Despite the flurry of activity in the past couple of weeks on bike issues, the House of Delegates failed to move on legislation that would provide cyclists a bit more room.  Bud Vye and others from the Virginia Bicycling Federation did a marvelous job throughout the past couple of weeks, and Bud’s final thoughts are worthy of sharing in full.  Please click on the link below.

Three Feet to Pass — Why Such Resistance?

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HB 1048 was rejected by the House of Delegates today.  The bill would have increased the passing width from the current 2 feet to 3 feet–a distance that is being adopted in a growing number of states.   Delegate Glenn Oder (Newport News) initially did not support this bill, but when the time came to vote on it, he consistently voted “yes.”  If you are in Delegate Oder’s district, please thank him for his support!

The Virginia Pilot has a brief story on the vote.

It’s important to note that the Senate companion bill (SB 566) will be considered in the House upon crossover, so this issue is not finished.  We will keep you posted.

Please take a minute to contact your Delegate today!  HB 1048 has squeaked through the Transportation Committee by a 12-9 vote and is heading for a vote in the full House on either Saturday or Monday!  Don’t know who your delegate is?  Find out here.

Thank you all for your interest and support of HB 1048, a bill proposing a 3-foot width for

Graphic courtesy of MWCOG

passingcyclists.  The bill was on the docket for the House Transportation Sub-Committee yesterday, but the time ran out before the bill was heard, so it will carry over to their next regularly scheduled meeting on Wednesday, February 10.  There is still time to contact Sub-committee members if you have not yet done so.

Also, SB566, the companion bill in the Virginia Senate, passed yesterday by a vote of 40-0.  Take a minute to note your thanks to your State Senator…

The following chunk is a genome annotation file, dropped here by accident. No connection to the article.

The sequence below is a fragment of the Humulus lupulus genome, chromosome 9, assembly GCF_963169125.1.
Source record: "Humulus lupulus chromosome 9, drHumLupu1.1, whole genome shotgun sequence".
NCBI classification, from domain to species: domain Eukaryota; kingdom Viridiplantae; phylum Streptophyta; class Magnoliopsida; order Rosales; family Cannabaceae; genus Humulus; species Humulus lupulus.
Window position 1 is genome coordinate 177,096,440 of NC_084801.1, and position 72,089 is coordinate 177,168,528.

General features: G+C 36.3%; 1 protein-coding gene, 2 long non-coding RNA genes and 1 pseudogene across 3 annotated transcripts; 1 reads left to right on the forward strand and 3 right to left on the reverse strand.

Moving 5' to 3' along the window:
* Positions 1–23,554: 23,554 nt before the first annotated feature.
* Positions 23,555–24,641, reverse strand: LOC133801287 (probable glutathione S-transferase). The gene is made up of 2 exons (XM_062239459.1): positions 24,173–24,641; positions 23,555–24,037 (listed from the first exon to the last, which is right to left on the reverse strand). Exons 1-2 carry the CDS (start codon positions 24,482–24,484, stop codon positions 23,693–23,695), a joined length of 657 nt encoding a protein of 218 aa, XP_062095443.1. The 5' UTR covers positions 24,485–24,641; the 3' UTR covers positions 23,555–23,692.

HB1048, a bill proposing to change the laws on following too closely & enacting a three-foot passing width, is on the Docket for House Transportation Sub-Committee 2 on Wednesday, February 3 @ 5 p.m.  Please make some calls or send an email supporting HB1048. All phone #’s are 804 area code at their General Assembly offices

Richmond area: John Cox (Hanover) 698-1055, deljcox@house.virginia.gov; Betsy Carr (Richmond & Eastern Chesterfield), 698-1069, delbcarr@house.virginia.gov

Tidewater area: Glenn Oder (Newport News) 698-1094, delgoder@house.virginia.gov; Jeion Ward (Hampton) 698-1092, deljward@house.virginia.gov

Northern VA: Thomas Rust (Herndon) 698-1086, deltrust@house.state.virginia.gov

Lynchburg: Scott Garrett 698-1023, delsgarrett@house.virginia.gov

and Chairman Bill Carrico from way out in Galax, 698-1005, delccarrico@house.virginia.gov

With only 7 on the sub committee, I think it is permissible for you to call the one geographically closest to you, urging them to support the change of passing distance from 2 feet to 3 feet.

TALKING POINTS

This bill would amend three sections of the Code of Virginia, §§ 46.2-816, 46.2-838, and 46.2-839

§ 46.2-816. Following too closely. Currently, this Code section applies only to motor vehicles following other motor vehicles, trailers, or semi-trailers. The proposed modification would extend the same standard of legal protection to the drivers of all vehicles that are permitted on the roadway, including bicycles, mopeds, and animal-drawn vehicles. The prohibition on following too closely would still only apply to drivers of motor vehicles, so the common (and typically safe) practice of a bicyclist drafting another bicyclist would not be affected.

§ 46.2-838. Passing when overtaking a (motor) vehicle. The proposed change would retain the current 2-foot passing distance for passing motor vehicles, but clarify that this code section applies to passing motor vehicles only. Otherwise, § 46.2-838.and § 46.2-839 would be redundant and/or confusing for bicycles, mopeds, and animal-drawn vehicles.

Note that § 46.2-907 (Overtaking and passing vehicles) additionally applies to riders of bicycle and mopeds. This section, which is unaffected by HB 1048 or SB 566, says that the bike or moped rider “may overtake and pass another vehicle on either the left or right side, staying in the same lane as the overtaken vehicle, or changing to a different lane, or riding off the roadway as necessary to pass with safety.” Also, a bike or moped rider “may overtake and pass another vehicle only under conditions that permit the movement to be made with safety” and shall otherwise “comply with all rules applicable to the driver of a motor vehicle when overtaking and passing.”

§ 46.2-839. Passing bicycle, electric personal assistive mobility device, electric power-assisted bicycle, moped, animal, or animal-drawn vehicle. The sole proposed change to this statute would be to increase the minimum passing distance for bicycles and mopeds from two feet to three feet.